A possible cure for the colony collapse disorder currently decimating honey bee populations and threatening horticulture and sustainable agriculture farms. Is “the other white meat” really red meat—and does it matter? And stocking your pantry for a potential swine flu pandemic.
A breakthrough in saving bees, saving agriculture
Over the last few years, honey bee colonies have been dying off in record numbers. Not just bees within the colonies—entire colonies. This is bad. As an article published this month at EurekAlert! puts it, “The loss of honey bees could have an enormous horticultural and economic impact worldwide. Honey bees are important pollinators of crops, fruit and wild flowers and are indispensable for a sustainable and profitable agriculture as well as for the maintenance of the non-agricultural ecosystem.”
But finally, there seems to be some hope. In a study published in the new journal from the Society for Applied Microbiology, Environmental Microbiology Reports, scientists from Spain have isolated a parasite from two professional apiaries suffering from honey bee colony depopulation syndrome [known as colony collapse disorder in the United States]. They found no evidence of any other cause of the disease, other than infection with the parasite.
The researchers then treated the infected surviving under-populated colonies with the antibiotic drug flumagillin and completely cured the colonies.
While it would not be possible, or at least not feasible, to treat every bee colony in the world with flumagillin—prohibitive cost, possible resistance issues, etcetera—it is good to know that a treatable fungus is most likely the cause. Theories abounded prior to this discovery, some reasonable sounding, some pretty far fetched—some reports even attempted to link cell phone usage with the loss of honey bees. Even better, armed with concrete evidence, it’s likely that good practices can reduce the incidence, with the fumagillin being used as a back up if improved hygiene fails.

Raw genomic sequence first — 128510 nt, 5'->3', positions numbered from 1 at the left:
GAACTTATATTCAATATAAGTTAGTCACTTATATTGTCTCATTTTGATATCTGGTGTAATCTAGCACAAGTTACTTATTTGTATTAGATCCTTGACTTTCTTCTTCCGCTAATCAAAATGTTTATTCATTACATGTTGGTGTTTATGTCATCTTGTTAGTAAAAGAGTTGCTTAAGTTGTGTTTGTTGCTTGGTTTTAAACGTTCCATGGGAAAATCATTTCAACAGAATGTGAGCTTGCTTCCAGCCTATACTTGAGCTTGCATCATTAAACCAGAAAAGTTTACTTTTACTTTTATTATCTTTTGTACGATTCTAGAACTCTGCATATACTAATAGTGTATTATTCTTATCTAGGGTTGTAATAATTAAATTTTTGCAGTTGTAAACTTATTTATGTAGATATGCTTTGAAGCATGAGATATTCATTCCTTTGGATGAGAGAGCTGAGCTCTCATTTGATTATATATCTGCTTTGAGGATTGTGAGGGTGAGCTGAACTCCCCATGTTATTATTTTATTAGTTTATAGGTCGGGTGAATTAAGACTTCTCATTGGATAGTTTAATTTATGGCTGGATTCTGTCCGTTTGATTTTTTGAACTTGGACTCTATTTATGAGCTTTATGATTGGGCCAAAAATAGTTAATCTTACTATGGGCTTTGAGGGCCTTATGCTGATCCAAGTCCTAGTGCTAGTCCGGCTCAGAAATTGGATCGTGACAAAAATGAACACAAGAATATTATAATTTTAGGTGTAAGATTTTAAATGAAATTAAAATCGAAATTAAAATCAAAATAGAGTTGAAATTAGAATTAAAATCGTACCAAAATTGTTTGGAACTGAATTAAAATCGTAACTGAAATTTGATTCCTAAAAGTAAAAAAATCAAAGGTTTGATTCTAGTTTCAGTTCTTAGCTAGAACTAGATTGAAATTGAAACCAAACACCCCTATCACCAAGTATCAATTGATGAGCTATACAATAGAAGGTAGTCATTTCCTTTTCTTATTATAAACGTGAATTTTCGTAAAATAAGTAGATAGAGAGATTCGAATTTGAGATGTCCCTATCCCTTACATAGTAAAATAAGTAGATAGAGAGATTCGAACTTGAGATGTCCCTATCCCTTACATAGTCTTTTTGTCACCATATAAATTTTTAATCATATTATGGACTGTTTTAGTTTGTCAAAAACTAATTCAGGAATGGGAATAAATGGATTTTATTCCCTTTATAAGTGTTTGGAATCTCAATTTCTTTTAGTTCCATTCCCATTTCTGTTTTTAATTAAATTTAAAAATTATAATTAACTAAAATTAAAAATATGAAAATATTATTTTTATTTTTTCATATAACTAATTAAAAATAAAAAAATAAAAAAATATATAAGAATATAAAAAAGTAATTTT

Red meat? White meat? Does it matter?
When I say “the other white meat” and you think pork, that shows that advertising is doing its job. And in fact, Webster’s Dictionary has classified pork—and veal—as white meat since 1934. But according to a recent article in the Los Angeles Times by health columnist Elena Conis, “Putting pork in its nutritional place,” if meat comes from a mammal, it’s red meat, and if it comes from fowl, it’s white meat.
But as Conis goes on to say, “that distinction isn’t very helpful for consumers… Whether a meat is red or white isn’t the best indication of the type and amount of fat it contains.” When we think of chicken as being healthier and lower in fat than beef or pork, we’re really thinking of skinless chicken breasts.
A skin-on serving of chicken from the leg, however, has more cholesterol and about the same amount of saturated fat as 95% lean ground beef. A serving of pork loin, grown to today’s leaner industry standards, contains less saturated fat than either—but more cholesterol than the beef. Conis quotes Judy Stern, professor of nutrition and internal medicine at UC Davis, as saying, “If this sounds really confusing, that’s because it is. Heck, I’m confused.”
So the bottom line, at least for pork-loving me, is to not take such a red and white view of the meat world, but to think more in terms of fat content, preparation and balance.
Preparing for a pandemic: Stocking your pantry in case of a major swine flu outbreak